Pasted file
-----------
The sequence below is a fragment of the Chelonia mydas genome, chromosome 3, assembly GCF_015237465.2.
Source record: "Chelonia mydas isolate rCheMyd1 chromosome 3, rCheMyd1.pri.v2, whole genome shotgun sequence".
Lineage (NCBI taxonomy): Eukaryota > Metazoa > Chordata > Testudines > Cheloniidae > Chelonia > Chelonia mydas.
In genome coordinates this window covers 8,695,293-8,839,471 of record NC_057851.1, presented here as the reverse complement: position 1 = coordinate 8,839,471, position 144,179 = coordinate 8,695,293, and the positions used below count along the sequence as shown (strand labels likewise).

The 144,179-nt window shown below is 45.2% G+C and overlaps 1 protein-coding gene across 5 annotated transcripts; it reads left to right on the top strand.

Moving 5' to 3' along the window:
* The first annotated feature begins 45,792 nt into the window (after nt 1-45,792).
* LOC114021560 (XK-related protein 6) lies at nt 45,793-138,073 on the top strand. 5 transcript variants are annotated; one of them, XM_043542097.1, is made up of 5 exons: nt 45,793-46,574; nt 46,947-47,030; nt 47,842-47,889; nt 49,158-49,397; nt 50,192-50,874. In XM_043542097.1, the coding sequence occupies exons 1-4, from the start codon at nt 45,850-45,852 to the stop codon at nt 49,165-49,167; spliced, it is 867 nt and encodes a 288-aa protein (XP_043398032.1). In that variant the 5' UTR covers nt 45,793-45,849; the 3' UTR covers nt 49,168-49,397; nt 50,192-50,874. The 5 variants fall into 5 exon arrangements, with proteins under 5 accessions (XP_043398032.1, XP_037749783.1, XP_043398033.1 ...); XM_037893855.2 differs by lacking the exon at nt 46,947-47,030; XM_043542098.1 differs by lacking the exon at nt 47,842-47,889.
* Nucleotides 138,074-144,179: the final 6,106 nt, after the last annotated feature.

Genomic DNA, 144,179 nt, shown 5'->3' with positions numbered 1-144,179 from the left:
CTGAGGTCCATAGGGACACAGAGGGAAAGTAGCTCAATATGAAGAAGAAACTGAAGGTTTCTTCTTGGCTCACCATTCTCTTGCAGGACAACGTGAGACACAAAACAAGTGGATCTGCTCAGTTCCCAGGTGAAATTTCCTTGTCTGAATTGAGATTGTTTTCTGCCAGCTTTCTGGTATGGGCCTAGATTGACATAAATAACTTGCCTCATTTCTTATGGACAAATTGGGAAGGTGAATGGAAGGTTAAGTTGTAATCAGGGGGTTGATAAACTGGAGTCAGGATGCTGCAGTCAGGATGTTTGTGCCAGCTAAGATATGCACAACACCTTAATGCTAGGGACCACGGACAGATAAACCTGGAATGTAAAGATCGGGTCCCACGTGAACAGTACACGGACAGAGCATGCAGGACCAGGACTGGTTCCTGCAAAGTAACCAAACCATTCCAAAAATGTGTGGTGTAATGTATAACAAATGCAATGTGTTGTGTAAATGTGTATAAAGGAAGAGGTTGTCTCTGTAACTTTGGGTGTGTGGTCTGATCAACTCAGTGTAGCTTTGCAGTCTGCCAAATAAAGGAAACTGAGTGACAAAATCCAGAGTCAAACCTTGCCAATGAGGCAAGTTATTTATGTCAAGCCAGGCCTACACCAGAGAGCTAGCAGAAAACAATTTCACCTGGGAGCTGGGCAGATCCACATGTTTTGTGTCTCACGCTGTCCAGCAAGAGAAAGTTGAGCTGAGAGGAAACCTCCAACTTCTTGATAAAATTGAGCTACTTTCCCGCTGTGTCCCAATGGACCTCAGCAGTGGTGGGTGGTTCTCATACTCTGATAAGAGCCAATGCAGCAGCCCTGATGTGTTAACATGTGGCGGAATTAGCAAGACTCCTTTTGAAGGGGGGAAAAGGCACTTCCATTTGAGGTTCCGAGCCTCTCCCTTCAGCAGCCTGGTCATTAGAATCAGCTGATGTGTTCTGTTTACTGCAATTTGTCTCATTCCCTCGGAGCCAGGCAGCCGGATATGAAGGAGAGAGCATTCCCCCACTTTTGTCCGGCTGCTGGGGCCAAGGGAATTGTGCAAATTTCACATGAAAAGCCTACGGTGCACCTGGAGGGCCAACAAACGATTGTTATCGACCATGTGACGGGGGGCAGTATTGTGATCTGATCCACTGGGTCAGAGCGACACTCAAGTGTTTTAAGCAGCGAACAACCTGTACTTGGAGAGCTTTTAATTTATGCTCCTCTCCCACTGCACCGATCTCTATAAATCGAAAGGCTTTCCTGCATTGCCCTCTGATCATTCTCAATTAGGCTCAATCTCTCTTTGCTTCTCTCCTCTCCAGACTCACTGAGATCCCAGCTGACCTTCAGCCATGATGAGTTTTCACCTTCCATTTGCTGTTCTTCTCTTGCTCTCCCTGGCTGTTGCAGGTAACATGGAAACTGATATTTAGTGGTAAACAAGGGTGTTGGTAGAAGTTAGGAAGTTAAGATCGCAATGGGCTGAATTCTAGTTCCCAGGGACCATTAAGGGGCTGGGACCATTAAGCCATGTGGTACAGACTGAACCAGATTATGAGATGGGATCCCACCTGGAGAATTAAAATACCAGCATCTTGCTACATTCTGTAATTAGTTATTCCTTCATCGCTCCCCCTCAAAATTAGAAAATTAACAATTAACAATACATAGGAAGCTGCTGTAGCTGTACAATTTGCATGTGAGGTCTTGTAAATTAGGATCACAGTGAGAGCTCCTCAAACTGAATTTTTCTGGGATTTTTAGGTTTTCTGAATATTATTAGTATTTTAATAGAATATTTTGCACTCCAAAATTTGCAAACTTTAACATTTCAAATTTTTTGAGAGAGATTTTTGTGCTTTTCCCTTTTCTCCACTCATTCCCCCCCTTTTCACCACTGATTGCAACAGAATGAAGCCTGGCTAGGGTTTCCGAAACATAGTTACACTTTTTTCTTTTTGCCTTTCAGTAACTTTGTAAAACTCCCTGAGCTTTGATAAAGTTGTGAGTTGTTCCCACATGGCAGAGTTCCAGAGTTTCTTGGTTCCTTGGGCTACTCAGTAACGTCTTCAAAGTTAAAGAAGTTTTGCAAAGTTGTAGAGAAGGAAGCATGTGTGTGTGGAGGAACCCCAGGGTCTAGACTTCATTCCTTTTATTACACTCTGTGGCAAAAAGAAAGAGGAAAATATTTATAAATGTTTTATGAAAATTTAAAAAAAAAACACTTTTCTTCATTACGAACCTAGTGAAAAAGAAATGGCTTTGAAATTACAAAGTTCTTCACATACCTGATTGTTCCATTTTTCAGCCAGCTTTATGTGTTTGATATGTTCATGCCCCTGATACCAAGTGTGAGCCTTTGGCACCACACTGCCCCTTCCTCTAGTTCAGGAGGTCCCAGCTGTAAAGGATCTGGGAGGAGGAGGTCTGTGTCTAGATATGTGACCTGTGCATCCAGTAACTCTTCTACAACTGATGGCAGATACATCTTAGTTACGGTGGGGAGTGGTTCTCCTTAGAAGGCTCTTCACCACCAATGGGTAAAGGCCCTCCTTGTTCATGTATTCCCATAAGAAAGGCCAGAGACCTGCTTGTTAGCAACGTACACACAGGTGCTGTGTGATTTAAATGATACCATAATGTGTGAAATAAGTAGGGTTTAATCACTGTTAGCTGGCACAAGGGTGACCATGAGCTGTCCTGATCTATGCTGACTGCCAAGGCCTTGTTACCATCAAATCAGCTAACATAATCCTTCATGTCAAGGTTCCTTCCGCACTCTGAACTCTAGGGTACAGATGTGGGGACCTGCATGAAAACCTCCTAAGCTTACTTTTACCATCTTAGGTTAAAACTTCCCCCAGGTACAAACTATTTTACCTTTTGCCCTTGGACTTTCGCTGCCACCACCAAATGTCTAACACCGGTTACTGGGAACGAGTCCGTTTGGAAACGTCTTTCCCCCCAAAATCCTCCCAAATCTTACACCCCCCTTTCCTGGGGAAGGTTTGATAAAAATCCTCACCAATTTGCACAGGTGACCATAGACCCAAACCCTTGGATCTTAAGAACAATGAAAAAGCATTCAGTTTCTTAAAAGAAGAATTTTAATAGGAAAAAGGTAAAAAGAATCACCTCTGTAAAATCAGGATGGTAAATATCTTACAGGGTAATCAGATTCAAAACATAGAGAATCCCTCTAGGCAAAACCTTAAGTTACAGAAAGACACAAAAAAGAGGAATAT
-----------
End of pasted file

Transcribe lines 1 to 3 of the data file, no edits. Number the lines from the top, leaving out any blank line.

The sequence below is a fragment of the Chelonia mydas genome, chromosome 3, assembly GCF_015237465.2.
Source record: "Chelonia mydas isolate rCheMyd1 chromosome 3, rCheMyd1.pri.v2, whole genome shotgun sequence".
Lineage (NCBI taxonomy): Eukaryota > Metazoa > Chordata > Testudines > Cheloniidae > Chelonia > Chelonia mydas.